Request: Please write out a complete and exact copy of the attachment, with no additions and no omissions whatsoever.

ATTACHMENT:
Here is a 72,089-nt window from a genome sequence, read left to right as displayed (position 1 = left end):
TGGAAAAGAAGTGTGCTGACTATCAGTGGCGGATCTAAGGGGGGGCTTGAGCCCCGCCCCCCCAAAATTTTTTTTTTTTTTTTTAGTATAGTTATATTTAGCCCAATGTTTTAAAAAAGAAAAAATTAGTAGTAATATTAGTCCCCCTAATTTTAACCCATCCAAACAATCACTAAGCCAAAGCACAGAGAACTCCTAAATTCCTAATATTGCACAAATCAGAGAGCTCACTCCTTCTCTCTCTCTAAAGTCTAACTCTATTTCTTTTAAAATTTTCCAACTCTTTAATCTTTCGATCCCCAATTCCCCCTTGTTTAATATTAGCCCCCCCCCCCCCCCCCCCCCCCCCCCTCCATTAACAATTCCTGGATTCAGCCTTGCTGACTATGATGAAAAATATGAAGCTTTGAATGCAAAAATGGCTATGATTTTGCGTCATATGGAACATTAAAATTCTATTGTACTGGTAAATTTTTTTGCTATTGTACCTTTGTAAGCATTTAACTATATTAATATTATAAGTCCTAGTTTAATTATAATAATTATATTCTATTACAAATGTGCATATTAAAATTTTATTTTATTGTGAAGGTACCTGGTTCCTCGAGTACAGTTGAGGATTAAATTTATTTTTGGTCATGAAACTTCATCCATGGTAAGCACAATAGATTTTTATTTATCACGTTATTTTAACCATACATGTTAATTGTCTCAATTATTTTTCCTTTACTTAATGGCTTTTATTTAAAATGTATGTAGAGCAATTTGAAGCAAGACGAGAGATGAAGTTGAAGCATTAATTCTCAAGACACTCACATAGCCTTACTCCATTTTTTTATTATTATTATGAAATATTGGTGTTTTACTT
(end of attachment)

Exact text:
Here is a 72,089-nt window from a genome sequence, read left to right as displayed (position 1 = left end):
TGGAAAAGAAGTGTGCTGACTATCAGTGGCGGATCTAAGGGGGGGCTTGAGCCCCGCCCCCCCAAAATTTTTTTTTTTTTTTTTAGTATAGTTATATTTAGCCCAATGTTTTAAAAAAGAAAAAATTAGTAGTAATATTAGTCCCCCTAATTTTAACCCATCCAAACAATCACTAAGCCAAAGCACAGAGAACTCCTAAATTCCTAATATTGCACAAATCAGAGAGCTCACTCCTTCTCTCTCTCTAAAGTCTAACTCTATTTCTTTTAAAATTTTCCAACTCTTTAATCTTTCGATCCCCAATTCCCCCTTGTTTAATATTAGCCCCCCCCCCCCCCCCCCCCCCCCCCCTCCATTAACAATTCCTGGATTCAGCCTTGCTGACTATGATGAAAAATATGAAGCTTTGAATGCAAAAATGGCTATGATTTTGCGTCATATGGAACATTAAAATTCTATTGTACTGGTAAATTTTTTTGCTATTGTACCTTTGTAAGCATTTAACTATATTAATATTATAAGTCCTAGTTTAATTATAATAATTATATTCTATTACAAATGTGCATATTAAAATTTTATTTTATTGTGAAGGTACCTGGTTCCTCGAGTACAGTTGAGGATTAAATTTATTTTTGGTCATGAAACTTCATCCATGGTAAGCACAATAGATTTTTATTTATCACGTTATTTTAACCATACATGTTAATTGTCTCAATTATTTTTCCTTTACTTAATGGCTTTTATTTAAAATGTATGTAGAGCAATTTGAAGCAAGACGAGAGATGAAGTTGAAGCATTAATTCTCAAGACACTCACATAGCCTTACTCCATTTTTTTATTATTATTATGAAATATTGGTGTTTTACTT